Fight for Freedom. Stand with Hong Kong – Written evidence (TRC0012)
International Relations and Defence Committee
Inquiry into the UK’s security and trade relationship with China
A submission from Stand with Hong Kong
About Stand with Hong Kong
"Fight for Freedom. Stand with Hong Kong." is an independent, grassroots, crowdfunded advocacy group consisting of individuals who have come together to fight for freedom and democracy for Hong Kong. SWHK members come from all walks of life and are united by a shared vision. Following the promulgation of the National Security Law in June 2020 by the Chinese Communist Party, we are now the only grassroots organisation representing the voice of Hongkongers operating in the United Kingdom, the United States, and the European Union.
1. Should the UK be seeking to increase trade with China? What considerations should underpin the Government’s trade agenda with China (for example intellectual property protection, human rights etcetera)? Are these issues specific to China, or common to the UK’s overall trade policy?
Consideration of human rights and rule of law should be high up on the Government’s trade agenda with China. The 2019 Conservative Party Manifesto says: “We [The UK] will continue to be an outward-looking country that is a champion of collective security, the rule of law, human rights, free trade, anti-corruption efforts and a rules-based international system”. It is important for the Government to follow its manifesto and show the world through policy that Britain will always be a force for good on the international stage. The UK must therefore use its influential position and not compromise on these values when establishing and developing political and economic agreements with other countries.
In recent years, China has demonstrated its complete disregard to its treaty obligation for Hong Kong, eroding freedoms, human rights, and rule of law in the city. The significance of the promulgation of the draconian National Security Law (NSL) is it curtailed any remaining elements of autonomy and democracy China once promised to Hongkongers. The NSL is a fundamental shift of China’s policy to Hong Kong, abandoning any pretence of maintaining the true essence of ‘One country, Two systems’. It also signals China’s shift in its foreign policy, indicating China is becoming more confident the international society will not take tangible measures to respond to violation of its international treaty obligations.
Given Britain’s role in negotiating, and as a co-signatory to, the 1984 Sino-British Joint Declaration, it has a unique legal and moral responsibility to ensure China is adhering to the treaty and protecting the rights of Hongkongers. To demonstrate the country is truly global Britain, the UK should be doing more to defend human rights globally and maintain the international rules-based order. It is also important to hold the perpetrators of human rights abuses to account for their actions. The recent sanctions announced by the Foreign Secretary targeting Chinese officials who are responsible to the Uyghur genocide is a good beginning. It sent a clear message that Britain will defend humanity. As such, the Government should not enter into any trade agreements with the People’s Republic or the Hong Kong Special Administrative Region unless there is significant evidence to suggest human rights conditions are met. Furthermore, when negotiating a trade agreement with China, the UK should insert human rights protection clauses, and devise policies specific to Hong Kong in order to halt and reverse the erosion of Hong Kong’s autonomy.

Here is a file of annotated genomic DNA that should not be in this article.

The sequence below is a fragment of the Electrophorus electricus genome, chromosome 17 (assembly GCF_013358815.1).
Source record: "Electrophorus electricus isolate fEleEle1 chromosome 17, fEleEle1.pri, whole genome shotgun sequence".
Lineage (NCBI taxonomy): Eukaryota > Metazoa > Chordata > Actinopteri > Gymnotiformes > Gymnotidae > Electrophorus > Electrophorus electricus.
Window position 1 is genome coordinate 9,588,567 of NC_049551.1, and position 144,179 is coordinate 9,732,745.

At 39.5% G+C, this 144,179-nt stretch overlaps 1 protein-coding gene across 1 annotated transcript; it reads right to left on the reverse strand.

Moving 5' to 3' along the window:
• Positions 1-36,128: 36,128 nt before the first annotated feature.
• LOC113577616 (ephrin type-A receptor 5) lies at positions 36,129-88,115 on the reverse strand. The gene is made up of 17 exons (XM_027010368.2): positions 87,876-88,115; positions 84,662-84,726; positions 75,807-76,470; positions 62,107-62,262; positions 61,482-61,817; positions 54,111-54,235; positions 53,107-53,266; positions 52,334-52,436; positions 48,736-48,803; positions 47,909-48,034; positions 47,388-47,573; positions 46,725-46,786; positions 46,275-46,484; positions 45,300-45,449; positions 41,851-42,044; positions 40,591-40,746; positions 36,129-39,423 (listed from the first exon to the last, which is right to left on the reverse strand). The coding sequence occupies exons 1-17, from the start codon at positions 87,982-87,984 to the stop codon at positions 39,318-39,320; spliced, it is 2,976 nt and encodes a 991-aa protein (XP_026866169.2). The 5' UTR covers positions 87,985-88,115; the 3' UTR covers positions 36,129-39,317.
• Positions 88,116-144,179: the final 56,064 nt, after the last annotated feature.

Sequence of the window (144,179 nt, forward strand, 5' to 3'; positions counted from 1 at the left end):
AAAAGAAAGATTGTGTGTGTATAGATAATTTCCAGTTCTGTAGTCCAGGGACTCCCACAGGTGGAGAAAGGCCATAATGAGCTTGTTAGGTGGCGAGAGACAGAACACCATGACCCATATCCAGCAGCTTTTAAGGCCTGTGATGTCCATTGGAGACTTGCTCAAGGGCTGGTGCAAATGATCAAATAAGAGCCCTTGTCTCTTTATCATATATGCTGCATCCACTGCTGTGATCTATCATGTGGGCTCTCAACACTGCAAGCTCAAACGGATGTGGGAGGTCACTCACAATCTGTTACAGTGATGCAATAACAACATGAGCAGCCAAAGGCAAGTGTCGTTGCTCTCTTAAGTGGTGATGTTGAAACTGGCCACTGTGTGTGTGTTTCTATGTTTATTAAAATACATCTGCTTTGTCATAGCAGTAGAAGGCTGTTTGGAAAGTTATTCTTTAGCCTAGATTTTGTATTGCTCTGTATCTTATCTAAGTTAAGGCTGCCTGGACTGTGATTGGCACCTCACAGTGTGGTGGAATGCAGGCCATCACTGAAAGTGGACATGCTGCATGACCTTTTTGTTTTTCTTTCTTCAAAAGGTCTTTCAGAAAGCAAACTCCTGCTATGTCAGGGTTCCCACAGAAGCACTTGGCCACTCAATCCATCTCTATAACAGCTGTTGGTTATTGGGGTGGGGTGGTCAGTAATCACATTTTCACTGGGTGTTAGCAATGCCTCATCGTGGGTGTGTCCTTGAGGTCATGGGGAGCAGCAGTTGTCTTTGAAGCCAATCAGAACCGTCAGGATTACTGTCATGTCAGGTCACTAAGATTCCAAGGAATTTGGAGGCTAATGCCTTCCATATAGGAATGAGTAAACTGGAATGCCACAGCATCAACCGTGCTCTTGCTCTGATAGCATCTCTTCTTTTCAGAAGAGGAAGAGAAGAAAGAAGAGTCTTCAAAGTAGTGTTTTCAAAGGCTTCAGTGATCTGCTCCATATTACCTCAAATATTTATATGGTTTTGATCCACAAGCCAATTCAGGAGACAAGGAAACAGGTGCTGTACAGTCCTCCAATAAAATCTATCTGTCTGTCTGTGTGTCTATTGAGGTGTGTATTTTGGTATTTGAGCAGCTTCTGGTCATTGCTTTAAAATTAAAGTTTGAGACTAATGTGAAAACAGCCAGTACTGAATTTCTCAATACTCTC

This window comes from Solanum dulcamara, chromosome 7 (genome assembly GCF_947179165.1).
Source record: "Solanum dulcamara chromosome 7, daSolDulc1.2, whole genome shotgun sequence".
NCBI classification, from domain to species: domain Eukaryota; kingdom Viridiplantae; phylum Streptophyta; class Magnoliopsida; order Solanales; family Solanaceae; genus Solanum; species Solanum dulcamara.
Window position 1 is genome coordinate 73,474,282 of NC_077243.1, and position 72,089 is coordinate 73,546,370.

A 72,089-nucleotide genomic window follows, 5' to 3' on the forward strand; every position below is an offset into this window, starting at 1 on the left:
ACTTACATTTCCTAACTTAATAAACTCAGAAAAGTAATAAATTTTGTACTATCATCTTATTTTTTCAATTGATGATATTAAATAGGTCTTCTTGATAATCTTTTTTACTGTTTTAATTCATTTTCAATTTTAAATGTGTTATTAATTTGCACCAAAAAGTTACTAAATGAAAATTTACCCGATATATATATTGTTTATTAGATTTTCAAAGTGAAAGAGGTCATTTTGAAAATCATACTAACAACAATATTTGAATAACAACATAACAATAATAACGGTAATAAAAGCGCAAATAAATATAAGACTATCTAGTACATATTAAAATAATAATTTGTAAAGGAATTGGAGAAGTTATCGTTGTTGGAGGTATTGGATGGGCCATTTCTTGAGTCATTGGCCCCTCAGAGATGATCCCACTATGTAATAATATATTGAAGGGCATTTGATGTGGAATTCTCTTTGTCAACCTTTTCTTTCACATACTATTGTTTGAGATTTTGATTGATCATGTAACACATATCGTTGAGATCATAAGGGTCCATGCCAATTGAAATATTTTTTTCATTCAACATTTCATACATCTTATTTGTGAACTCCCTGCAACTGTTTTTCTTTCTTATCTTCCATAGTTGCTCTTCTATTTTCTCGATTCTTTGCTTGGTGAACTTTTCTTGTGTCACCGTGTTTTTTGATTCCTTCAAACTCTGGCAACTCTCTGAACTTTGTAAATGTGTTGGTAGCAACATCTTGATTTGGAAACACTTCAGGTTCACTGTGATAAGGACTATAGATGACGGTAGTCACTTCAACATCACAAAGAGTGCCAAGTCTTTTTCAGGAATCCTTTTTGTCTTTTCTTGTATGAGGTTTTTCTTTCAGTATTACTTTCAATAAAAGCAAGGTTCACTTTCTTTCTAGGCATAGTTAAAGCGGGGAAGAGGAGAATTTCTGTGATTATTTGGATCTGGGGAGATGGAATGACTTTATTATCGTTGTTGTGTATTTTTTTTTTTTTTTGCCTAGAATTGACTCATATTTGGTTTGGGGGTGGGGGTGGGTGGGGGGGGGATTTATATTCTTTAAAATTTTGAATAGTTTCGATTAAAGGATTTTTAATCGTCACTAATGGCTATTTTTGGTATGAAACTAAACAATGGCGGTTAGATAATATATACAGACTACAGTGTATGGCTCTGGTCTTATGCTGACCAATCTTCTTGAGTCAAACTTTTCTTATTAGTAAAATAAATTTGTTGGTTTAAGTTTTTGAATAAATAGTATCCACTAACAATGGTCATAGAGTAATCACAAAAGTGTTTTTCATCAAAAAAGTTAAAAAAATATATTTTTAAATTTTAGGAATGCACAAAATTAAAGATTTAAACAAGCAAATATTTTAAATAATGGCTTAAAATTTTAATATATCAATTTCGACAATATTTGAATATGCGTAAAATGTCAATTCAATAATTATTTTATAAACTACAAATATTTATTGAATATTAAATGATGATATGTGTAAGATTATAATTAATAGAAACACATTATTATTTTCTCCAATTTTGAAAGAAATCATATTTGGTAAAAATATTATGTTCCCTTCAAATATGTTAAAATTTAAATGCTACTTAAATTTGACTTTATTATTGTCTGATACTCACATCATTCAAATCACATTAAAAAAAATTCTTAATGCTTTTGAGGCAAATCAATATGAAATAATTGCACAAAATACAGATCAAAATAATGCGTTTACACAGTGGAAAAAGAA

Moral clarity is very much needed in the Government approach to China. By considering human rights and the rule of law when strengthening the UK’s economic relationship with China, the UK is sending a clear message that it not only stands with the people of Hong Kong, but the Uyghur Muslims in Xinjiang, China, where at least 1 million Uighurs have been interned since 2017 in more than 85 identified camps within the region, where they are facing genocide.
1. What are the implications of China’s pursuit of major international strategic initiatives (such as the Belt and Road Initiative) for the UK’s foreign, development and security interests? Are these in conflict with, or compatible with, the UK’s interests?
Since the handover of Hong Kong from the UK to China, the Chinese government has been taking systematic measures to dismantle Hong Kong’s autonomy, and its effort has accelerated drastically after the promulgation of NSL. These measures result in erosion of political freedoms, human rights, and rule of law in Hong Kong. The Chinese Government is moving ruthlessly to restrict freedoms that had previously existed; to clamp down on freedom of speech, of the press, of association and of movement; and to destroy what limited democracy had previously been permitted. This is particularly evident following the decision by the National People's Congress in Beijing to bring in changes to the Hong Kong electoral system in March 2021.
The Sino-British Joint Declaration was meant to guarantee freedoms in Hong Kong for at least 50 years after the handover in 1997. China has breached this agreement on numerous occasions, and their blatant disregard for treaty obligations is in conflict with the UK’s interests of championing human rights and rule of law on the world stage.
Therefore, the UK must consider using Magnitsky-style sanctions regime, or to target the Hong Kong and Chinese officials involved in these clear human rights violations, particularly since the promulgation of the National Security Law.
Received 24 March 2021